This man is likely to get a long jail sentence for this alleged pedophile activity with boys and teens.
The case is similar to the case of Frank Houston, the founder of Hillsong, who was guilty of child sex crimes from at least 1960, possibly as early as the 1930s, until his death in 2004.
Frank Houston was a Salvation Army captain in the 1940s and got kicked out of the Salvation Army, probably for child sex offences.
The difference between the cases is that while Brian Houston, the current head pastor of Hillsong, hid and sheltered his pedophile father William Francis “Frank” Houston from the NSW Police for five years from when he confessed in 1999, until his death November 2004, William Edward Steele is going before the Courts.
The likely sentence for Mr Steele is 7 to 12 years jail.
If Frank Houston has been handed over to the NSW police by his son Brian Houston, he would have died in jail.
ABC News Australia
Former Salvation Army church member faces trial accused of child sex offences
18 April 2017
“A former Salvation Army church member on trial for alleged child sex offences dating back more than 50 years hid an underlying sexual desire towards boys, a Perth court has been told.
William Edwin Steele, 73, is accused of indecently assaulting five boys aged between 11 and 18 over a period of 26 years, between 1963 and 1989.
The offences are alleged to have happened at various places in Perth, including the back of the Salvation Army church in Subiaco and a fruit and vegetable market where he worked as the general manager.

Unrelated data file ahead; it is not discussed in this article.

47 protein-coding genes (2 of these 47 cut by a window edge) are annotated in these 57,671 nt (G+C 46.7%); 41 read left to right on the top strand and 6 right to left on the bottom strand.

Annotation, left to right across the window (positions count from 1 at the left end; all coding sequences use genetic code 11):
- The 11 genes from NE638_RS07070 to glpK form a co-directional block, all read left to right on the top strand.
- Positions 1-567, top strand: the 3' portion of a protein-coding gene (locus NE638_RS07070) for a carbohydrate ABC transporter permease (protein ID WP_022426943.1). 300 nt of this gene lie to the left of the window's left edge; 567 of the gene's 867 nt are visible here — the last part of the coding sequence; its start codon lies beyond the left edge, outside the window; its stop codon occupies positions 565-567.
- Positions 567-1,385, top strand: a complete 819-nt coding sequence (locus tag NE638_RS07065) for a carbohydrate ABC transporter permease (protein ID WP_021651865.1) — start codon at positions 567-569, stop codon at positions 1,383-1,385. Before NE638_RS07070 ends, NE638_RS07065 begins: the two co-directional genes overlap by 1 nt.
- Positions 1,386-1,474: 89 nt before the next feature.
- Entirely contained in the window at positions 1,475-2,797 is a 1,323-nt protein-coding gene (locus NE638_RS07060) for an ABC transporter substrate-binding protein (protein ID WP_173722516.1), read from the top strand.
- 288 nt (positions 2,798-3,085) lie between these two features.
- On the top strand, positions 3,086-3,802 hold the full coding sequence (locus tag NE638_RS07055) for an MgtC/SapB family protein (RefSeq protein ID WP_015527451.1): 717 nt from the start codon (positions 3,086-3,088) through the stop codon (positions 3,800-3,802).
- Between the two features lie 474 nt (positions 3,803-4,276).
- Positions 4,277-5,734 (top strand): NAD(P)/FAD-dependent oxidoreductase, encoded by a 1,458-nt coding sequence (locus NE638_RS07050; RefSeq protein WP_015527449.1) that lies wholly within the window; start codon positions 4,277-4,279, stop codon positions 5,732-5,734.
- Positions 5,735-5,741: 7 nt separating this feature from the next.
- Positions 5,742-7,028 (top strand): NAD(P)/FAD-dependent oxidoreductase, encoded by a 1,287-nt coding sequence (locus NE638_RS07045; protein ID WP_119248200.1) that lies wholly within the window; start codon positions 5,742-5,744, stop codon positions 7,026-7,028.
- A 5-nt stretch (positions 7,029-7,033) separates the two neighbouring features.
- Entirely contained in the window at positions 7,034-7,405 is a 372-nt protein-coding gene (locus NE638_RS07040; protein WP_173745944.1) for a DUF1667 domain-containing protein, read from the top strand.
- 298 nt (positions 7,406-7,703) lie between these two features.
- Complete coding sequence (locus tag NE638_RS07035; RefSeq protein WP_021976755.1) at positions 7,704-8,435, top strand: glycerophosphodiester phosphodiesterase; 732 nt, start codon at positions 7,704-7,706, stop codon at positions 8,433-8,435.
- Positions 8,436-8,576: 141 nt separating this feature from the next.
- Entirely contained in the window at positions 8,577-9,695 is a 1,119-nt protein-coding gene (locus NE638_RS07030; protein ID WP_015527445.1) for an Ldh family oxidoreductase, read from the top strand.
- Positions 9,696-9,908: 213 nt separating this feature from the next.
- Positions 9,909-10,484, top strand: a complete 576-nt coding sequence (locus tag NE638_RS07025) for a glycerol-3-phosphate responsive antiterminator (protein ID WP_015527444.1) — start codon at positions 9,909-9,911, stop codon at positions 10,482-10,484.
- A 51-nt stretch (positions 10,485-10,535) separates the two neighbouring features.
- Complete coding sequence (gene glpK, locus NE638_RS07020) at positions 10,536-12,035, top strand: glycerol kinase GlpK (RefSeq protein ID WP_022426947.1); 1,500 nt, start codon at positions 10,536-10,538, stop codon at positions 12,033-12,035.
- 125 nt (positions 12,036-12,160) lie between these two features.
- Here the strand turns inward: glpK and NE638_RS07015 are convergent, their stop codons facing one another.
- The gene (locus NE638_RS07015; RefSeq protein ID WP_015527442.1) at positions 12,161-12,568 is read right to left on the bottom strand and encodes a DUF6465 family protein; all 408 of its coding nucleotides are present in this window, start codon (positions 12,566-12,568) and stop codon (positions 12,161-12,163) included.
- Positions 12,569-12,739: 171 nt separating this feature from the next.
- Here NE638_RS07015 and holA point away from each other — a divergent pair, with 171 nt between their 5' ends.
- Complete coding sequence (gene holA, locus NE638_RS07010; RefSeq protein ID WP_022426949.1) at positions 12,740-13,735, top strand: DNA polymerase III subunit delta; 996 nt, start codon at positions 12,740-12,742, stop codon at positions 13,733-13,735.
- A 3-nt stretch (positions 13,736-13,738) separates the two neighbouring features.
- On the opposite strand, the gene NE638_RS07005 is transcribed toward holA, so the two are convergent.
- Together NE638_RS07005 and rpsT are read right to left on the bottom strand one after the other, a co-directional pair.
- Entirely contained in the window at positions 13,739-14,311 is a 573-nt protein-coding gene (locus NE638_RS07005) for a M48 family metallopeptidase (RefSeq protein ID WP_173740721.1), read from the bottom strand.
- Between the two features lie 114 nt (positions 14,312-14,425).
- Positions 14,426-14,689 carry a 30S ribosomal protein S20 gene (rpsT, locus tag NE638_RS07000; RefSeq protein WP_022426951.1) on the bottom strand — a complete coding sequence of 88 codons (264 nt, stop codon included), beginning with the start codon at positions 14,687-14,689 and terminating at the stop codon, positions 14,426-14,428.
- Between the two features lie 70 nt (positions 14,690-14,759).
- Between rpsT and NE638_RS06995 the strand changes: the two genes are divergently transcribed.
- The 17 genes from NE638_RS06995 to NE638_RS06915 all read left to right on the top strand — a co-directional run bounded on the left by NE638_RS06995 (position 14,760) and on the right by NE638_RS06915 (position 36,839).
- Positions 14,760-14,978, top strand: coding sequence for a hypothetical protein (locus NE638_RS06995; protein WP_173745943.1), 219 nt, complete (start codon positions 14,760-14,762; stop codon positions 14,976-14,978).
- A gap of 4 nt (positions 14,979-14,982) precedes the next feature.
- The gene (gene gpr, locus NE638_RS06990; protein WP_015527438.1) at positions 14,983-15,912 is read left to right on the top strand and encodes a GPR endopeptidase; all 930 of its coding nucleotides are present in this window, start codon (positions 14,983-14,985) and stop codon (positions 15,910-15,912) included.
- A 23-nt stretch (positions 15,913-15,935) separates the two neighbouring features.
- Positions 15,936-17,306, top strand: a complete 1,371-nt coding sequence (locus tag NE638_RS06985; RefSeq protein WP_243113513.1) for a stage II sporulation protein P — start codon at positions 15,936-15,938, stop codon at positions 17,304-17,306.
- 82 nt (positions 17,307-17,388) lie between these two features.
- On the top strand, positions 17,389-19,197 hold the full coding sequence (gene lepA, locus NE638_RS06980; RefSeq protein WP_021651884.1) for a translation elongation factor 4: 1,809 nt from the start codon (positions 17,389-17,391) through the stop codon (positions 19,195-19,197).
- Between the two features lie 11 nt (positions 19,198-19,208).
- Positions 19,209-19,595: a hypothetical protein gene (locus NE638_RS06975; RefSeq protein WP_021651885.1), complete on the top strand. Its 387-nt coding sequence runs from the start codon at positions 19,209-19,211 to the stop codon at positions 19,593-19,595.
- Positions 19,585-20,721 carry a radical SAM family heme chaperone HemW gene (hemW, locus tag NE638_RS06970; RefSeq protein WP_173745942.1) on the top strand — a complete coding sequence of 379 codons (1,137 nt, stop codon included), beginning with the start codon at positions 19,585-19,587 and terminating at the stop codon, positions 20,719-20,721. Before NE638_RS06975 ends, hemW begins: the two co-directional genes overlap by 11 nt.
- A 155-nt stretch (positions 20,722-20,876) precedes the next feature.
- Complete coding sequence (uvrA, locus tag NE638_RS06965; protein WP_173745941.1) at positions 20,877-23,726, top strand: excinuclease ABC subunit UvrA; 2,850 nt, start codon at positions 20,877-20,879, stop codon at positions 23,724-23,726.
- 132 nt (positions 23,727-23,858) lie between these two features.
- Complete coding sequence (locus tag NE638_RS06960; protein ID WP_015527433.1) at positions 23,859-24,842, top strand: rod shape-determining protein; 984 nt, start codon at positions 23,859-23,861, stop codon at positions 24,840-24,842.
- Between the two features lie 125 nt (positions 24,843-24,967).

Steele, who has a wife and four children, is alleged to have committed the first offence a year before he got married.
In his opening statement, prosecutor Craig Astill told the jury Steele hid an underlying sexual desire towards teenage boys.
Mr Astill said although some of the alleged victims were at the age of consent, “none of the conduct was consensual or sought after”.
However, defence lawyer Tom Percy said his client was still “happily married” and emphatically denied any of the offences occurred.
He told the jury the fact that none of the alleged victims made a complaint at the time “casts enormous doubt” over the allegations, and said they could not be proven by the prosecution due to a lack of evidence.
“All these allegations have the hallmarks of extreme improbability,” Mr Percy said.
“There is no objective proof and no eyewitnesses.”
All five alleged victims are due to give evidence.
The trial is set down for two weeks.”